1. Born recently. 2. A term applied to human infants less than 28 days old. SEE: neonate.
(nū′kăs-ĕl) [Newcastle, England] An acute viral disease of birds, particularly chickens. It occasionally produces incidental infections in humans, usually in the form of a mild conjunctivitis.
SEE: Drug Abuse Warning Network.
New Delhi metallo-beta-lactamase
(mĕ-tal″ō-bāt″ă-lak′tă-mās″) ABBR: NDM. A bacterial enzyme that confers resistance to carbapenems and other beta-lactam-based antibiotics.
ABBR: NDA. An application requiring approval by the Food and Drug Administration before any new drug is marketed to the general public. Before approval, the manufacturer must provide the FDA with scientifically acceptable evidence of the new drug's safety and efficacy.
A comprehensive U.S. federal program to promote the participation of persons with disabilities in society by increasing access to built environments and transportation, making devices usable despite physical and sensory limitations, expanding educational and employment opportunities, and promoting increased access to community life.
Born within the past few minutes. Contrast the terms newborn and neonate.
(nū′măn) Nursing educator, born 1933, who developed the Theory of Health as Expanding Consciousness.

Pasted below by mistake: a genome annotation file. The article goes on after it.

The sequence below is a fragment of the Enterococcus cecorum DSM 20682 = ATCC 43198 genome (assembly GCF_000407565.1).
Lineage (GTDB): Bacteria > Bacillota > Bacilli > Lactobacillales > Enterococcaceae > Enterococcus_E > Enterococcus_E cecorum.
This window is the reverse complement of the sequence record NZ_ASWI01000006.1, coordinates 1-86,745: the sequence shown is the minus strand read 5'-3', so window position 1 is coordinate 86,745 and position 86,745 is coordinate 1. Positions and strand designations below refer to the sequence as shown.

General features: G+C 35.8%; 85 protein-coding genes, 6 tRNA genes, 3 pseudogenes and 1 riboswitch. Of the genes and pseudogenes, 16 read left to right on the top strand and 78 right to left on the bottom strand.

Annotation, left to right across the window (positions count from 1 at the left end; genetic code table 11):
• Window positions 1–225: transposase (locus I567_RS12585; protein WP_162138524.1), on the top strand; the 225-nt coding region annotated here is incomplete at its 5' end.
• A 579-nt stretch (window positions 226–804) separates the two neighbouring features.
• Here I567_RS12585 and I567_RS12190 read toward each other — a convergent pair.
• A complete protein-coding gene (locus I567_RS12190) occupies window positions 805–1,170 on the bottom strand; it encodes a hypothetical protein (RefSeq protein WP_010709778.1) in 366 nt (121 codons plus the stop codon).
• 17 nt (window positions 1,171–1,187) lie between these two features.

ABBR: NME. A unique, pharmacologically active product that has never previously been synthesized or used to treat disease.
(nooz′groop″, nūz′) An Internet-based support group that shares information about a particular topic, e.g., advances in the management of a disease (including diagnosis, treatment, or prognosis) or developments in prosthesis.
(nū′tŭn) SYMB: N. The name of a measure of force derived from the base units used in SI units of measurement. It is equal to the force that will accelerate one kilogram a meter per second squared, 105 dynes.
SYMB: Nm. In SI units, one newton per square meter. This is called one pascal (Pa). Thus 1 Pa = 1 N/m2.
The Western hemisphere. Used in the biological sciences to designate plants, animals, and infections that live or thrive primarily in North, South, and Central America.
New York Heart Association
ABBR: NYHA. The professional society that promulgated four classes of heart failure. Class 1 is asymptomatic, but there is risk because of hypertension with evidence of organ stress; Class 2 is mildly symptomatic during significant exertion; Class 3 is moderately symptomatic during light exertion; and in Class 4 the patient is unable to leave the room or bed without severe shortness ...